Creating a Perfect Opening for a Novel—Raymond Chandler’s “The Big Sleep”

In the California literature Honors course that I am teaching at Azusa Pacific University this semester, we are studying Raymond Chandler’s novel, The Big Sleep, a classic of hardboiled detective fiction that features private investigator Philip Marlowe solving mysteries in a noir-ish and unforgettable Los Angeles setting.

After the students read the book, one of the first ways we studied it was simply to read out loud and analyze the first few pages. Chandler wastes no time. His opening establishes the novel’s tone and atmosphere, captures the personality of the narrator Marlowe, and propels the plot into motion. It isn’t easy to do all those things at once. If you don’t believe me, try it.

Take a look at The Big Sleep’s first two paragraphs:

It was about eleven o’clock in the morning, mid October, with the sun not shining and a look of hard wet rain in the clearness of the foothills. I was wearing my powder-blue suit, with dark blue shirt, tie and display handkerchief, black brogues, black wool socks with dark blue clocks on them. I was neat, clean, shaved and sober, and I didn’t care who knew it. I was everything the well-dressed private detective ought to be. I was calling on four million dollars.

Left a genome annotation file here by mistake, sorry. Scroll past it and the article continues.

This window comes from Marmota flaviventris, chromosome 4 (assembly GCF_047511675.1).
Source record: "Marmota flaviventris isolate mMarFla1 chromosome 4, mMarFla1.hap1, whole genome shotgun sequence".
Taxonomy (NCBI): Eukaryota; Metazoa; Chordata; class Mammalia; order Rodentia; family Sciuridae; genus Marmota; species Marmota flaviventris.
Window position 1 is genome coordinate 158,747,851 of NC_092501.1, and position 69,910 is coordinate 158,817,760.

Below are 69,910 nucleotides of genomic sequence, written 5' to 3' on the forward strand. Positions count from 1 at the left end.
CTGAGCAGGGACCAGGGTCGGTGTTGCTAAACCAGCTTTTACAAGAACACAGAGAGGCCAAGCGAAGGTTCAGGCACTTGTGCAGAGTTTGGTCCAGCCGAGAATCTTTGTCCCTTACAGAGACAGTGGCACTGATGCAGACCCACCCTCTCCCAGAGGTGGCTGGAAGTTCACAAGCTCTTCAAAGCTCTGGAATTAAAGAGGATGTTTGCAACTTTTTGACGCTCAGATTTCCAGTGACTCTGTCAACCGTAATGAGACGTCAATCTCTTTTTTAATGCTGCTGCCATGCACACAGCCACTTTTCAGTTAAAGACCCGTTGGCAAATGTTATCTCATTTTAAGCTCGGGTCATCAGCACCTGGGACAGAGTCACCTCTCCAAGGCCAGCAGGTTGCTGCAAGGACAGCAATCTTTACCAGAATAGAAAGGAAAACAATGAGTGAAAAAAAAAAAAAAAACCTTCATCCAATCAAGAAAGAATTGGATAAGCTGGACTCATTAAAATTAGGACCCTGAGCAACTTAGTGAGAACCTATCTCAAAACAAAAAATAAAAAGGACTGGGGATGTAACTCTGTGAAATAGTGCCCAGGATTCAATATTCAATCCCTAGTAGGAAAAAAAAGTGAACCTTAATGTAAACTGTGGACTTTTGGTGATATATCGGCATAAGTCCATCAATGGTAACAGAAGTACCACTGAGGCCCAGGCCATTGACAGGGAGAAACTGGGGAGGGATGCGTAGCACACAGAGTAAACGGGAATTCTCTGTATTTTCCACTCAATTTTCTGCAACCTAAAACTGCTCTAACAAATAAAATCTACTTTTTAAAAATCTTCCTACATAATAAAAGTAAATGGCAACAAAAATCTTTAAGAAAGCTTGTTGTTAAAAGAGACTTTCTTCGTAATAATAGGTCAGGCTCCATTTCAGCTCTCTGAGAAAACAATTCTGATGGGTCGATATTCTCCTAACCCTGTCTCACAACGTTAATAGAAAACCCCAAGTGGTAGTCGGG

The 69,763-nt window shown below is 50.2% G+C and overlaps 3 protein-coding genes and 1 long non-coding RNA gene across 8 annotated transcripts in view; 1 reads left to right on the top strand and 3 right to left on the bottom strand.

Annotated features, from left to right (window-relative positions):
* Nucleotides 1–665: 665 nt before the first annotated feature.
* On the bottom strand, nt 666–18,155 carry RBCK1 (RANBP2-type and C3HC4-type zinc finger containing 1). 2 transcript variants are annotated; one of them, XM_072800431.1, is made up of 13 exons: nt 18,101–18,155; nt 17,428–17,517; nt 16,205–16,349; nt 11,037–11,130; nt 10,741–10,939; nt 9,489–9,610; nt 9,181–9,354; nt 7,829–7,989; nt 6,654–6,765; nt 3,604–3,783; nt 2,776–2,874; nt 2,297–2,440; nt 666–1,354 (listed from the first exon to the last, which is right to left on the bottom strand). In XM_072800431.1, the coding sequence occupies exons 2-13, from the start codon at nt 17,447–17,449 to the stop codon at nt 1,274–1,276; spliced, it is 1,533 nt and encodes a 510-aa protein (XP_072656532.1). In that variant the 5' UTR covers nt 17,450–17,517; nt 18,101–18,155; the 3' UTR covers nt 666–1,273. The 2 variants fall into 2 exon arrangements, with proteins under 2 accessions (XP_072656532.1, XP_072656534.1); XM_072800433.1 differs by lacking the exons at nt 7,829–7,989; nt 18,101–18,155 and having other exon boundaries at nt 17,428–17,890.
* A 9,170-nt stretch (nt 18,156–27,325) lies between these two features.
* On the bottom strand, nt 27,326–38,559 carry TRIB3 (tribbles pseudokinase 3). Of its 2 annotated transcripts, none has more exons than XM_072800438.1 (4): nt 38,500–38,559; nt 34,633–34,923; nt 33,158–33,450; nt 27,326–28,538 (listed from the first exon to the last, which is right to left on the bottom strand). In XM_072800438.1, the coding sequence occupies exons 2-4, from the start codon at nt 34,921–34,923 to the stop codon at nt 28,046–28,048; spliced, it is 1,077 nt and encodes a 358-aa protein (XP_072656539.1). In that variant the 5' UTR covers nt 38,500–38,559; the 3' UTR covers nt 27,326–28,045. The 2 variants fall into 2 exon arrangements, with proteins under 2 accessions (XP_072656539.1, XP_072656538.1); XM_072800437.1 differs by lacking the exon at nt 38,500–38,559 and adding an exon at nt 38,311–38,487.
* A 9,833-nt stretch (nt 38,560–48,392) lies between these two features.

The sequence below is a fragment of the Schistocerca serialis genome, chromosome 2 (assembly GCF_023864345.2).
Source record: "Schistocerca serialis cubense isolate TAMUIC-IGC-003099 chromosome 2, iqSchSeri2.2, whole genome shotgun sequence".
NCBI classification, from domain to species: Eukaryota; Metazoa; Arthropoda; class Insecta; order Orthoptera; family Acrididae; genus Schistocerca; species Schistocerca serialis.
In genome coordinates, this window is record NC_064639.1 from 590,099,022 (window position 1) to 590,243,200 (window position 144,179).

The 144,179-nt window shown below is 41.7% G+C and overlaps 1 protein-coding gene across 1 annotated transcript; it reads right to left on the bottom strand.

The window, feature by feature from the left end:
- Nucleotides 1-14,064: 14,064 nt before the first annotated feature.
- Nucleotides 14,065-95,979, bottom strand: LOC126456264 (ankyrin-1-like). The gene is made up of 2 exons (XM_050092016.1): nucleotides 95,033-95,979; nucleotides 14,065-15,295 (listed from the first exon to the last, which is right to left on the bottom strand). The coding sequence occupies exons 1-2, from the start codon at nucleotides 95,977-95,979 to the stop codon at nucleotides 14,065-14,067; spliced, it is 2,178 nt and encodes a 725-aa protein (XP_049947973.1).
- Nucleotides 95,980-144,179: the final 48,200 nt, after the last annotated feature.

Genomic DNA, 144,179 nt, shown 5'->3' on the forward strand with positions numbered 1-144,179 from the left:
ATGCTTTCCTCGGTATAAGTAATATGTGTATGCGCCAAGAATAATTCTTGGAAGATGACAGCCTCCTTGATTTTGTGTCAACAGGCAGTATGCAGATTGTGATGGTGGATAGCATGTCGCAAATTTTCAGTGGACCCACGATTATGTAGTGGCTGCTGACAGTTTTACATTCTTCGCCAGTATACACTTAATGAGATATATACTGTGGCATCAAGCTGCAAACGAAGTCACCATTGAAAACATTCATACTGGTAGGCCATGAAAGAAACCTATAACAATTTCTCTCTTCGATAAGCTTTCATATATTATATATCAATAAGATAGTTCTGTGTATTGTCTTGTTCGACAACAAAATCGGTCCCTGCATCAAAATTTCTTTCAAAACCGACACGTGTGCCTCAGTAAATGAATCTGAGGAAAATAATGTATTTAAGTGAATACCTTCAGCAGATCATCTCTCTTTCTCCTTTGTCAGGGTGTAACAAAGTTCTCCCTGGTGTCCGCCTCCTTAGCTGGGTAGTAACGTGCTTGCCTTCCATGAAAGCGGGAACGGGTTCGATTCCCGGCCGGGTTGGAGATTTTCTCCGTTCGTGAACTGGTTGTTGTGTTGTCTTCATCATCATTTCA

The main hallway of the Sternwood place was two stories high. Over the entrance doors, which would have let in a troop of Indian elephants, there was a broad stained-glass panel showing a knight in dark armor rescuing a lady who was tied to a tree and didn’t have any clothes on but some very long and convenient hair. The knight had pushed the vizor of his helmet back to be sociable, and he was fiddling with the knots on the ropes that tied the lady to the tree and not getting anywhere. I stood there and thought that if I lived in the house, I would sooner or later have to climb up there and help him. he didn’t seem to be really trying.

What information do we learn from these two paragraphs? A private detective has dressed up in a nice suit in order to call on a wealthy client who lives in a mansion.

Those are the facts, but Chandler’s words tell us much more. Why describe the outfit in such detail, even down to the socks? If you pick up a hint of sarcasm in that little bit of over-description, it is confirmed in the next sentence: “I was neat, clean shaved and sober, and I didn’t care who knew it.” That declaration conveys more than the surface meaning of the words. As one of my students put it, “Someone who is usually sober doesn’t need to point out that he is sober.” The same is true for being clean and shaved. Marlowe may be revealing a few weaknesses in that sentence, but also a few strengths: he’s frank, down-to-earth, and he has a self-deprecating sense of humor. I like him already.